Ten Questions for Ken McKea
(used by permission)
Ken McKea, author of four Florida mysteries, is at work on number five in the series. He talks about the process.
1-First, how do you pronounce your name? Mack-kee?
No, McKAY. Some branches of the clan spell it that way, too. Mine’s the poor branch of the clan, I guess.
2-What made you want to write mysteries?
I was a fan of the late John D. MacDonald, author of a number of mysteries set in Florida, most notably the Travis McGee series. Travis is a salvage expert. He finds clients who have lost a lot of money and have no legal way of retrieving it. He gets it back for them, or what’s left of it, and splits it fifty-fifty. Half of something is better than all of nothing. McGee is a self-described beach bum who takes a slice of his retirement when he makes a score, so he might work one or two cases a year and then party for the rest of the time. Nice work if you can get it, but he pays a high price: his carcass is scarred and marked from the violence he encounters.
3-McGee, McKea—is there a relationship?
Not a direct one, but I think my character Jim Dallas is at least a cousin of McGee’s.
4-How long does it take you to write a book?
Why does everybody ask that? It takes as long as it takes. I do considerable research, and then life intervenes. I’m not a full-time writer. A book might gestate for years before it’s written, or I might write at a rapid pace. Two books a year is probably what I could do if I put my mind to it and set all else aside.
5-How did you come up with Jim Dallas as a character?
James Thomas Dallas. I don’t think anyone’s known his full name until now. Wanted a guy who’s been around and who has a grudge to settle with the world. Named him Dallas because at first John D. MacDonald was going to name Travis McGee “Dallas McGee.” Unfortunately, his manuscripts for the first three novels landed on his editor’s desk on November 23, 1963. At that time, nobody wanted to be reminded of Dallas. He found “Travis” as a replacement by looking at the names of Air Force bases. Anyway, Dallas is the son of an Alabama salesman and a former schoolteacher, both now dead. He has one living sister, but they’re not close. He went to college intending to be a lawyer, decided against that profession, and entered the police force in Atlanta. He was persistent if not brilliant and began to rise in the force. Got married to a nice Atlanta girl. They were trying to have kids. Then Dallas was more or less roped into going undercover to investigate police corruption—a lot more of that is going to come out in two later books—and when his cover was blown, two rogue cops tried their best to murder him and got his wife instead. They turned state’s evidence and are both serving prison terms. Dallas, who was badly hurt in the assassination attempt, has been pensioned off and now lives in an odd little house he inherited from his wife—it once had belonged to her crazy uncle. From time to time people who know him ask him to do favors. He usually profits from them.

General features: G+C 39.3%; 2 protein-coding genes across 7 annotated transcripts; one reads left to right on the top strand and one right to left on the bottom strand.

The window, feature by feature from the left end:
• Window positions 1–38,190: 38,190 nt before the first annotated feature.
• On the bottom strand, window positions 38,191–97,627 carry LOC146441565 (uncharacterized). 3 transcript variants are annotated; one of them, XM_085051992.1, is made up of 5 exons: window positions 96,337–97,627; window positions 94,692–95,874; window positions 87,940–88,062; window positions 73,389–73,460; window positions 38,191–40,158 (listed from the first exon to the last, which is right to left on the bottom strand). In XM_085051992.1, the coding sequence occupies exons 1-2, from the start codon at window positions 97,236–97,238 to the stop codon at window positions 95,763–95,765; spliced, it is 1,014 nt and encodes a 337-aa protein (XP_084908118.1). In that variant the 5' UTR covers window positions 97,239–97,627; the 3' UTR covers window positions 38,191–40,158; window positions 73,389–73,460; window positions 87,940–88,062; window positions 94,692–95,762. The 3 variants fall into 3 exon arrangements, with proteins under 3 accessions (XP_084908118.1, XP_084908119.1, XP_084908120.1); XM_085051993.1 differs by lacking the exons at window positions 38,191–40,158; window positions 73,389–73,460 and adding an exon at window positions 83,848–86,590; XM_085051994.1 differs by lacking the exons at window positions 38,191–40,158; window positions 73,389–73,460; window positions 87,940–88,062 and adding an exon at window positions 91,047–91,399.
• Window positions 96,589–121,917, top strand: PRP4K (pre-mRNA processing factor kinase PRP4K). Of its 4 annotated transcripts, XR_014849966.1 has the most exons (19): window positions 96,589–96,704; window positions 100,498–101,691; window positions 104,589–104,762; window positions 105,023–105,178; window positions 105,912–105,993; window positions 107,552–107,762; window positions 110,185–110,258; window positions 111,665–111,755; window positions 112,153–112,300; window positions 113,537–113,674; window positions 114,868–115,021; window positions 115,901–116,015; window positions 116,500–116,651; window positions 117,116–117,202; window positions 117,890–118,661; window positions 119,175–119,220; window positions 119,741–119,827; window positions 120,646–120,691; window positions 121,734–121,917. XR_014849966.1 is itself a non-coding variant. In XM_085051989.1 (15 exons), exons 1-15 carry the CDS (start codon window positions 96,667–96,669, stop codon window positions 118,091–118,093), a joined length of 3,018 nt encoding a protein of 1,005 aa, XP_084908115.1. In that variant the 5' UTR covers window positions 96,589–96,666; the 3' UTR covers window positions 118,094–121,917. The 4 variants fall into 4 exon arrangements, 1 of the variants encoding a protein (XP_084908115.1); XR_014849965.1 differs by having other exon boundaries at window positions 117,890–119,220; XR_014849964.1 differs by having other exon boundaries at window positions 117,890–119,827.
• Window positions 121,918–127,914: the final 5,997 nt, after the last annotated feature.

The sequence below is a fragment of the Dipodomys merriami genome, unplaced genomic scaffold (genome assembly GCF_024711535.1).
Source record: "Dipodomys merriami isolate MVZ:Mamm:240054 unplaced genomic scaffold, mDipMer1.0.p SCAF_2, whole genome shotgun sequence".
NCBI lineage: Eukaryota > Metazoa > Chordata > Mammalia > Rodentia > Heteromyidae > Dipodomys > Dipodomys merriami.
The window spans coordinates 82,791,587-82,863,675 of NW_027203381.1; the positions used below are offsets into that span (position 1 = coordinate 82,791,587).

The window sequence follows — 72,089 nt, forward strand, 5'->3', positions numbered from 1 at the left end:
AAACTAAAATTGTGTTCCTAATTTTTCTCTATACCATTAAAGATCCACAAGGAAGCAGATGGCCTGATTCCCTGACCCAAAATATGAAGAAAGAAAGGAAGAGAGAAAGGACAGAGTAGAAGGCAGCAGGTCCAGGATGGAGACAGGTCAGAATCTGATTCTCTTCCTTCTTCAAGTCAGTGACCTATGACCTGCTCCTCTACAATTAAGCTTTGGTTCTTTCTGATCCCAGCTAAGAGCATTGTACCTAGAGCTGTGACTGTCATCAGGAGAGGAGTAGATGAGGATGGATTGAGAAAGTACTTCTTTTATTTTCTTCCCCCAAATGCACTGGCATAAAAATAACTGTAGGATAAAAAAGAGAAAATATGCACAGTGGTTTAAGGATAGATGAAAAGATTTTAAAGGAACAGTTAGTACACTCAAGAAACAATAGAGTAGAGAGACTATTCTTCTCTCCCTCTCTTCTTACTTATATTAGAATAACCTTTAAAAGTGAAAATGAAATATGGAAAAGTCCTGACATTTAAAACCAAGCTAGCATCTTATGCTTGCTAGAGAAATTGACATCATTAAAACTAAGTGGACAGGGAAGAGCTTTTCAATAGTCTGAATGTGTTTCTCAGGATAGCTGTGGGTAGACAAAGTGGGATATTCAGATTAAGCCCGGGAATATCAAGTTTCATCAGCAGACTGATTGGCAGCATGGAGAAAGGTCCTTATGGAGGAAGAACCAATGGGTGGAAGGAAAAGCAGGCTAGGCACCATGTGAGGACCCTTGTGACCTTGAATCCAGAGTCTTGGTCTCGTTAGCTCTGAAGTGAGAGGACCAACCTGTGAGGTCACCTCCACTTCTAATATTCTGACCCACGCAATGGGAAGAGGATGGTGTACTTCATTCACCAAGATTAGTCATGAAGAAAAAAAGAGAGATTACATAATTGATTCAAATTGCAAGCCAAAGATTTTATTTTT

Now, how did he emerge? God only knows. The books needed someone who’s driven, obsessive, but—I hope—human. Dallas could easily become a case of anti-social behavior disorder. What saves him from that is his friendship with another guy, Sam Lyons, who’s his polar opposite in many ways but who has a gift of openness and a shrewd sense of character. Through their investigations, Dallas is slowly learning to cope with the world again.
However, he still has unresolved issues.
6-Do I notice a pattern in the titles?
I don’t know, do you? There is one, of course: Atlanta Bones, Cuban Dagger, Eden Feint, and Glades Heist. AB, CD, EF, GH. The next one is Islamorada Jam. It involves Florida land developers, civil and moral corruption, and a might-be, might-not-be suicide. Dallas runs into a woman who’s been as deeply damaged by loss as he has. There’s chemistry, of a kind. Of course, there’s chemistry in making TNT too.
7-So you have what, thirteen titles?
Thirteen planned. Two are pivotal: Miami Needle and Year Zero. Don’t ask me what I’m doing for X—I know it, but that’s a surprise.
8-Does Dallas die in the Y-Z one?
Wouldn’t you like to know?
9-These are self-published, right?
Right. Which is different from vanity publishing. Actually, I write other things, under other names, and I have an agent. I really wanted to write these, but he discouraged me because there’s not a huge market for this sort of adventure-thriller any more, and the big publishers want guaranteed best-sellers. However, they all came out as books for Kindle, and they’re doing well. I get a nice check every month, anyway, and I’ve received some encouraging letters from readers.
10-So, if you could be any writer in the world, who would it be?
Me. It’s a dirty job, but somebody’s got to do it, and I’m the closest.